Stress Fractures in Female Cadets in Bangladesh Naval Academy during Training


  • Md Borhan Uddin Surgical Specialist, BNS Patenga, Bangladesh Naval Academy, Chittagong
  • Md Anisur Rahman Senior Medical Officer, Bangladesh Naval Academy, Chittagong



Stress fractures, Female cadets, Basic training.


Introduction: Stress fractures occur due to repetitive cumulative micro trauma on the bone over a period of time. These are common overuse injuries in military cadets and sports personnel during training. Stress fracture in female cadets is a rising cause of concern for its high prevalence. It increases morbidity, long term absence from training and significant economic loss.

Objective: To find out the prevalence, time of occurrence and sites involved among the fresh female cadets during their basic training.

Materials and Methods: A descriptive cross-sectional study was conducted during January 2011 to April 2017 in female cadets undergoing basic training at Bangladesh Naval Academy, Chittagong. A detailed history and physical assessment was performed of those presenting with pain, swelling or limping. Radiographic imagings were done to evaluate the symptoms. All cases of stress fractures were finally diagnosed on the basis of findings and were appropriately managed and followed up every two weeks till the time of union.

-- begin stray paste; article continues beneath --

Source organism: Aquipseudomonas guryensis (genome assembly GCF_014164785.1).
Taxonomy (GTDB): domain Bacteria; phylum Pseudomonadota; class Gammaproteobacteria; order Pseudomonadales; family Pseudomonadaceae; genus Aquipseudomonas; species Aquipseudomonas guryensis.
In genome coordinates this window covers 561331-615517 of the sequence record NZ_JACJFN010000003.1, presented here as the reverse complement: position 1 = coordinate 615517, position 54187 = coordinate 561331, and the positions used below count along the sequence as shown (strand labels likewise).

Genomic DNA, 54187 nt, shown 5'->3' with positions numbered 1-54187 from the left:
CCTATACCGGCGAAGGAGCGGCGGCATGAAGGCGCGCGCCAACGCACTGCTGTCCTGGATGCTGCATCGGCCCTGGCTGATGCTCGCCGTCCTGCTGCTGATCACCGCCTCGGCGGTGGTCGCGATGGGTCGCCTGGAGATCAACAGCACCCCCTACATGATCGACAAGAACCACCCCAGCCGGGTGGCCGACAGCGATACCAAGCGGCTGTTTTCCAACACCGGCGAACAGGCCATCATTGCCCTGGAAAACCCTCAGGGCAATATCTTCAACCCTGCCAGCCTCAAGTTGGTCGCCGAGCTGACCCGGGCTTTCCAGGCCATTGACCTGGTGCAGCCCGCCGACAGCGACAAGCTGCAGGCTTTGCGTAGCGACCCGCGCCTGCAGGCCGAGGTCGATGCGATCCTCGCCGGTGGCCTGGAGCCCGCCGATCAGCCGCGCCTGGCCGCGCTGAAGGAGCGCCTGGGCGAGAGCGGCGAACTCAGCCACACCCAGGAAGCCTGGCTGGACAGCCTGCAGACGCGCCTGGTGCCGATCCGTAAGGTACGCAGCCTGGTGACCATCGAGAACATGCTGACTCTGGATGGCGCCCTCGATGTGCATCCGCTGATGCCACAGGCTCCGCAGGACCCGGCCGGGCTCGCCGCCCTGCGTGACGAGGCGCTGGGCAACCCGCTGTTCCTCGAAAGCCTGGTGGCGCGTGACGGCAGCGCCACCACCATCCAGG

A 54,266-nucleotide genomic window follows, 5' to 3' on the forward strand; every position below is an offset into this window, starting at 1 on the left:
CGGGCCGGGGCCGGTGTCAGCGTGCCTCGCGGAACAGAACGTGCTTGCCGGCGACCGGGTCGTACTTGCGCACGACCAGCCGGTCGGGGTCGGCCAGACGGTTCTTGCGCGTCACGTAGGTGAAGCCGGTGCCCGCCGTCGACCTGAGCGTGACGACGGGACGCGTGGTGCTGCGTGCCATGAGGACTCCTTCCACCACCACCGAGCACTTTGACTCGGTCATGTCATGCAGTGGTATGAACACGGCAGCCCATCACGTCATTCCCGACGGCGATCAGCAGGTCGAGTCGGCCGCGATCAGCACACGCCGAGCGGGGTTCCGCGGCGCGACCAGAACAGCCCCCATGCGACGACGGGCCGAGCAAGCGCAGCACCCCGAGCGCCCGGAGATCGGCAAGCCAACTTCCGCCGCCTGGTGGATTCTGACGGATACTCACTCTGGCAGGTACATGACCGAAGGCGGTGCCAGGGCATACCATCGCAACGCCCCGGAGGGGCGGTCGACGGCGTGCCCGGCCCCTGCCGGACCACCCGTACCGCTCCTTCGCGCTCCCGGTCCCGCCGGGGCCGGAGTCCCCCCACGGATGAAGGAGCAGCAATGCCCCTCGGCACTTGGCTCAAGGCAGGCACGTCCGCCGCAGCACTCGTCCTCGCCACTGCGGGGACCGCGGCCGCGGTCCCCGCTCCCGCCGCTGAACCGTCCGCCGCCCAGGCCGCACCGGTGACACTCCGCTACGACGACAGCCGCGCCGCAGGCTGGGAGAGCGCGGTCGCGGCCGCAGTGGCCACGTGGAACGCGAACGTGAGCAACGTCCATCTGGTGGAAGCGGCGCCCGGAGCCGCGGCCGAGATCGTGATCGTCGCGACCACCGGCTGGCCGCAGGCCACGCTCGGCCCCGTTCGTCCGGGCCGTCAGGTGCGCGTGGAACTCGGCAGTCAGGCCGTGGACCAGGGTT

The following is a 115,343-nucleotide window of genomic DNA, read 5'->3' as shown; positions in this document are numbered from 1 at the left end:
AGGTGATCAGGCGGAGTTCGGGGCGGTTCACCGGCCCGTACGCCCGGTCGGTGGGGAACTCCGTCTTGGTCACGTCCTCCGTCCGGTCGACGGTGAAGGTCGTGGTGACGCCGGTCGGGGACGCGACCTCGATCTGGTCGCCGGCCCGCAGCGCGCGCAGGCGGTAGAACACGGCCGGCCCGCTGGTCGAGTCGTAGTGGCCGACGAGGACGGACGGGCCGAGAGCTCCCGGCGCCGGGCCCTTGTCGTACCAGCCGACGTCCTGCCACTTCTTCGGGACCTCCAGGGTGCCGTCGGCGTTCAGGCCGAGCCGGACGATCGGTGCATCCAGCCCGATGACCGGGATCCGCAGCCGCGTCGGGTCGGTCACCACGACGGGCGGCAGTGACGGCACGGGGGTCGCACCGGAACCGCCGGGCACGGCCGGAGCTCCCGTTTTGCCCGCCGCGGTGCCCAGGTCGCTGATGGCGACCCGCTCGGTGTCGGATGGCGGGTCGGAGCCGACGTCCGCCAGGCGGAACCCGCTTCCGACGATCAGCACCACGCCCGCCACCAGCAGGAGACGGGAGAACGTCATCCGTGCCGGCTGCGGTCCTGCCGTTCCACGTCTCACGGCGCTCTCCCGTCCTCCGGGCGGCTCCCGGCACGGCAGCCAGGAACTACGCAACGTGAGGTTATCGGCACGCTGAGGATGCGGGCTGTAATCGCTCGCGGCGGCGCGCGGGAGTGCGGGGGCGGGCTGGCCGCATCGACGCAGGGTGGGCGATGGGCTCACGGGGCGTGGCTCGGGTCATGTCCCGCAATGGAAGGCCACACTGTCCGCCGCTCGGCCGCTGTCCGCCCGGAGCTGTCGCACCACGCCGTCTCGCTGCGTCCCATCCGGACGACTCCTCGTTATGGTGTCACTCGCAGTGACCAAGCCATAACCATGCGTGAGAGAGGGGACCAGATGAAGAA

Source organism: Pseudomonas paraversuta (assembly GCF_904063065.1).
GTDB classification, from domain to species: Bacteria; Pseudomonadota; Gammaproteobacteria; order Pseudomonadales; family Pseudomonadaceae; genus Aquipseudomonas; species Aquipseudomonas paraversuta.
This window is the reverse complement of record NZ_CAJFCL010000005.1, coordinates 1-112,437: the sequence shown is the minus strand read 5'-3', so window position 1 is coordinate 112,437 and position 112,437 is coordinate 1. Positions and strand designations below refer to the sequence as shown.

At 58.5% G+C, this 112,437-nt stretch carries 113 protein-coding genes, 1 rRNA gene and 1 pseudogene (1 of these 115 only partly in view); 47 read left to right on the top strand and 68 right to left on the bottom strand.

Results: Eighteen cases out of 82 had clinical and radiological signs of stress fractures with an overall prevalence of 21.95%. Average age was 19 years (range 18-20). Highest prevalence was around 12 weeks of training. Common sites were tibia (40.90%), pelvis (40.90%) and fibula (9.09%). There was one metatarsal and one femoral neck fracture. All the fractures were treated conservatively and were healed in an average period of 7 weeks. All cadets returned to their full activity in an average period of ten weeks.

Conclusion: Prevalence among the female naval cadets is high and probably underrated in this setting. For prevention, modifiable causes and risks factors must be evaluated and identified. A protractive approach for early detection and immediate management is indispensible to reduce the morbidity and early return to full activity.

Journal of Armed Forces Medical College Bangladesh Vol.12(1) 2016: 48-52


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How to Cite

Uddin, M. B., & Rahman, M. A. (2016). Stress Fractures in Female Cadets in Bangladesh Naval Academy during Training. Journal of Armed Forces Medical College, Bangladesh, 12(1), 48–52.



Original Papers